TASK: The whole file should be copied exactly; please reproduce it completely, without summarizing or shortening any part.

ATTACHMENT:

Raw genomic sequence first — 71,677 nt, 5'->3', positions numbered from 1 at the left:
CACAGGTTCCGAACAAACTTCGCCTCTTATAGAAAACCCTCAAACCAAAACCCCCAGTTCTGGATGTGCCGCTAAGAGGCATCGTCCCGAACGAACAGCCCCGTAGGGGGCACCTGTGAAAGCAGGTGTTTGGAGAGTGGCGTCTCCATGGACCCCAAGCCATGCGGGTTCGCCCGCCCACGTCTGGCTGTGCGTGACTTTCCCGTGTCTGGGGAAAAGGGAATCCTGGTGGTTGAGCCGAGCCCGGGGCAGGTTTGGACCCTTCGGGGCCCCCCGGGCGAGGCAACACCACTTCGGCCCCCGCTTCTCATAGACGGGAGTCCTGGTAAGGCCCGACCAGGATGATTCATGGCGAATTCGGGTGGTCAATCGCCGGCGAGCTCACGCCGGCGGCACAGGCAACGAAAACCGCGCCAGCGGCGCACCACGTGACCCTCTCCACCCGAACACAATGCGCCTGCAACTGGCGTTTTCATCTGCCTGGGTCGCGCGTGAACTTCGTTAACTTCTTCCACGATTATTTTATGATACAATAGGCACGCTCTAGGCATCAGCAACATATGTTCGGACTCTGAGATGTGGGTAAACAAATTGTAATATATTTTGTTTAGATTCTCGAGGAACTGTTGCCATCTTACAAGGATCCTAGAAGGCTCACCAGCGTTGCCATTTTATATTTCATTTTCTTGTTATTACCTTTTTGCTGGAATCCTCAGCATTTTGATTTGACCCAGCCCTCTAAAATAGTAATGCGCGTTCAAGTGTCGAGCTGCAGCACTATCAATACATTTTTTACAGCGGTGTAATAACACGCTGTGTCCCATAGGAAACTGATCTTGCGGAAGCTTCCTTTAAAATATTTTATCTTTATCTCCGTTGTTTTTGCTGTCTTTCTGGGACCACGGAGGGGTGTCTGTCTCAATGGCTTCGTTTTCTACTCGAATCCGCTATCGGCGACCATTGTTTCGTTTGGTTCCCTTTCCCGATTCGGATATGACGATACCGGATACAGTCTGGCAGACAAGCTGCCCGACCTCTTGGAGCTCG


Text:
Raw genomic sequence first — 71,677 nt, 5'->3', positions numbered from 1 at the left:
CACAGGTTCCGAACAAACTTCGCCTCTTATAGAAAACCCTCAAACCAAAACCCCCAGTTCTGGATGTGCCGCTAAGAGGCATCGTCCCGAACGAACAGCCCCGTAGGGGGCACCTGTGAAAGCAGGTGTTTGGAGAGTGGCGTCTCCATGGACCCCAAGCCATGCGGGTTCGCCCGCCCACGTCTGGCTGTGCGTGACTTTCCCGTGTCTGGGGAAAAGGGAATCCTGGTGGTTGAGCCGAGCCCGGGGCAGGTTTGGACCCTTCGGGGCCCCCCGGGCGAGGCAACACCACTTCGGCCCCCGCTTCTCATAGACGGGAGTCCTGGTAAGGCCCGACCAGGATGATTCATGGCGAATTCGGGTGGTCAATCGCCGGCGAGCTCACGCCGGCGGCACAGGCAACGAAAACCGCGCCAGCGGCGCACCACGTGACCCTCTCCACCCGAACACAATGCGCCTGCAACTGGCGTTTTCATCTGCCTGGGTCGCGCGTGAACTTCGTTAACTTCTTCCACGATTATTTTATGATACAATAGGCACGCTCTAGGCATCAGCAACATATGTTCGGACTCTGAGATGTGGGTAAACAAATTGTAATATATTTTGTTTAGATTCTCGAGGAACTGTTGCCATCTTACAAGGATCCTAGAAGGCTCACCAGCGTTGCCATTTTATATTTCATTTTCTTGTTATTACCTTTTTGCTGGAATCCTCAGCATTTTGATTTGACCCAGCCCTCTAAAATAGTAATGCGCGTTCAAGTGTCGAGCTGCAGCACTATCAATACATTTTTTACAGCGGTGTAATAACACGCTGTGTCCCATAGGAAACTGATCTTGCGGAAGCTTCCTTTAAAATATTTTATCTTTATCTCCGTTGTTTTTGCTGTCTTTCTGGGACCACGGAGGGGTGTCTGTCTCAATGGCTTCGTTTTCTACTCGAATCCGCTATCGGCGACCATTGTTTCGTTTGGTTCCCTTTCCCGATTCGGATATGACGATACCGGATACAGTCTGGCAGACAAGCTGCCCGACCTCTTGGAGCTCG